After Dane’s former employer recommended her to Walker, the firm invited the small-business owner to show them some samples of her work. She visited the company several times, presenting sewouts of a dozen hats, polos and captain’s shirts, before Walker representatives settled on the styles they liked. “I sold myself to them,” Dane says. “I went to them with samples and new ideas, invited them to visit a website that allowed them to see many hats and visor styles and ordered samples for them.”

The personal touch worked. Walker Footings now orders 120 to 200 hats from Dane two or three times a year, purchasing Columbia fishing shirts regularly as well. “I spent time with the customer, showed them that their needs and wants were important, invested my time and energy to give them new ideas and showed interest in their business,” she says. “It has been an account that was well worth the time.”

The partnership continues to pay dividends, with Walker Footings referring her to several other small corporate accounts.

Professional Services Market

What You Need to Know Now

Though professional services make up just 5% of overall decorated-apparel revenue, 35% of decorators do work for such clients. The term encompasses corporate offices of all stripes, from law to accounting to technology. That means keeping tabs on a variety of businesses in your town and region and figuring out the point person in each. Here’s a closer look at some statistics you can use as you prospect in this market.

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The median annual wage for lawyers in 2012 (source: The Bureau of Labor Statistics, bls.gov).

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Top prospecting methods to land professional services firms:source: 2015 Stitches State of the Industry Report)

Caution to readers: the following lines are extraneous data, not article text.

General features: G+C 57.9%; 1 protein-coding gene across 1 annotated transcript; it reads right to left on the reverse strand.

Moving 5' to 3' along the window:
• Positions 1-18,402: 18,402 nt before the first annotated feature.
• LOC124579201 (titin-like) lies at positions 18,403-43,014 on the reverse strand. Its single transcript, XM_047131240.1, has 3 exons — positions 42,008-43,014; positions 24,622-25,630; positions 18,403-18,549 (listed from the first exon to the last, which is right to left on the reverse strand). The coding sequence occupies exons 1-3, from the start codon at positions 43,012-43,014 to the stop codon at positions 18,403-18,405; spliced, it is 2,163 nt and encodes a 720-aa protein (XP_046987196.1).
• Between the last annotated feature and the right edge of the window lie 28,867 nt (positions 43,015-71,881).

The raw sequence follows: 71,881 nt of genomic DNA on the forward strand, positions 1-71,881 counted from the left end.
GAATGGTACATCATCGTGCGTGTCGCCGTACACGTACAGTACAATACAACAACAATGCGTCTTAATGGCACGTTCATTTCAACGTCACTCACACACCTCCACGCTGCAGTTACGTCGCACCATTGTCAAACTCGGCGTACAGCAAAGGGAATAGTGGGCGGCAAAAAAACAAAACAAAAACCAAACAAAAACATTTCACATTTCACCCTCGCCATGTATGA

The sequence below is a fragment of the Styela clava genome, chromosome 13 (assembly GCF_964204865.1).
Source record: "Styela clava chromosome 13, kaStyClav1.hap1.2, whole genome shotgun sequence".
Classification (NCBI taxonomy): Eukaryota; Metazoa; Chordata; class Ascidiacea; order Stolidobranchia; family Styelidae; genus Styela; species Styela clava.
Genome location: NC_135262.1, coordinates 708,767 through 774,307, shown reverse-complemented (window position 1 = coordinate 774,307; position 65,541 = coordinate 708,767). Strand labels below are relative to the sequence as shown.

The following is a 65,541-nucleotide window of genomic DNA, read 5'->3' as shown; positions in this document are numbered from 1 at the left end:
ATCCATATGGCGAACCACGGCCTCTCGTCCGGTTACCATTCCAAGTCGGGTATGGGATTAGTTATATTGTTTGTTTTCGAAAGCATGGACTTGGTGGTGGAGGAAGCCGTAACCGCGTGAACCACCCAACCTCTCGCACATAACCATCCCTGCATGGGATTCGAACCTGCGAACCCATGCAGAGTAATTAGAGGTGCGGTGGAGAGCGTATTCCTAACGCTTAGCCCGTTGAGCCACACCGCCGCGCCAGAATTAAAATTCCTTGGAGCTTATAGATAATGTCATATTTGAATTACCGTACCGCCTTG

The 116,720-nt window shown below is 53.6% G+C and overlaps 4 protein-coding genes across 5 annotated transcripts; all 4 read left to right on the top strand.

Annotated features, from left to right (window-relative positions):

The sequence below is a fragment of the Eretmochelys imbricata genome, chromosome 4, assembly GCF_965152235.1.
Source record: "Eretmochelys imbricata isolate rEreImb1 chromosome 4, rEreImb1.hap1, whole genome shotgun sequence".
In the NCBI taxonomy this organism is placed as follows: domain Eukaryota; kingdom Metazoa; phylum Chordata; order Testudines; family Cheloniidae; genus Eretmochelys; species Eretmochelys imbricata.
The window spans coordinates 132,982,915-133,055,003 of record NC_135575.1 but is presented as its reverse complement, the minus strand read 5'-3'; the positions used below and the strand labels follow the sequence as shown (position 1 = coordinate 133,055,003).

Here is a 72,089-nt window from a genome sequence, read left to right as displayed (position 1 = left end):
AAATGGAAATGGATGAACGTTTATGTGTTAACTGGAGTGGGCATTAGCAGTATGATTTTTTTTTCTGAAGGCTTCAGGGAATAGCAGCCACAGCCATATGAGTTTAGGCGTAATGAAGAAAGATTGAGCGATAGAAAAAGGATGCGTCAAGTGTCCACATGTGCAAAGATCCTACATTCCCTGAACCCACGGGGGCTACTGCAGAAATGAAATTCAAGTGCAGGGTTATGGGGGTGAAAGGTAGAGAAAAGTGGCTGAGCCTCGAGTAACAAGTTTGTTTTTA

Tip :Asking for referrals should be part of your customer service scripts, email communications, product fliers and other marketing efforts, says Holly Green, a business consultant and CEO of The Human Factor. Try wording like: “We love to hear from our customers. Tell us what we’re doing to help you be successful.”

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Hot Apparel:Proforma Gateway Solutions (asi/491471) client Packers Plus, a company that creates oil and gas well-drilling technology, gives out these polos, along with a package of goodies, to new hires on their first day. The electric blue OGIO men’s high-performance polo (OG101) is made of 100% polyester with stay-cool moisture-wicking technology. The ladies’ version (LOG105) in a darker blue, also from OGIO, is also made of moisture-wicking polyester. It features a contoured fit and open-hem cuffs with debossed metal snaps. Both styles are available from SanMar (asi/84863; circle 116 on Free Info Card).

16% Accounting jobs are expected to surge nearly 16% by 2016 (source: The Bureau of Labor Statistics, bls.gov).

272,900 The number of civil engineers employed in the U.S. in 2012, a workforce that’s expected to grow by 20% over the next decade (source: Bureau of Labor Statistics, bls.gov).

#1 Embroidery is the number-one decorating method ordered by professional services clients (source: 2015 Stitches State of the Industry).

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400,000 During the 2012-13 school year, well over 400,000 women were awarded master’s degrees, far outnumbering men. The U.S. Education Department expects the trend to continue (source: U.S. Department of Education).
Tip-As those recent grads enter the professional workforce, office demographics are changing, as should apparel choices. Offer your clients items tailored specifically for women rather than exclusively relying on unisex choices.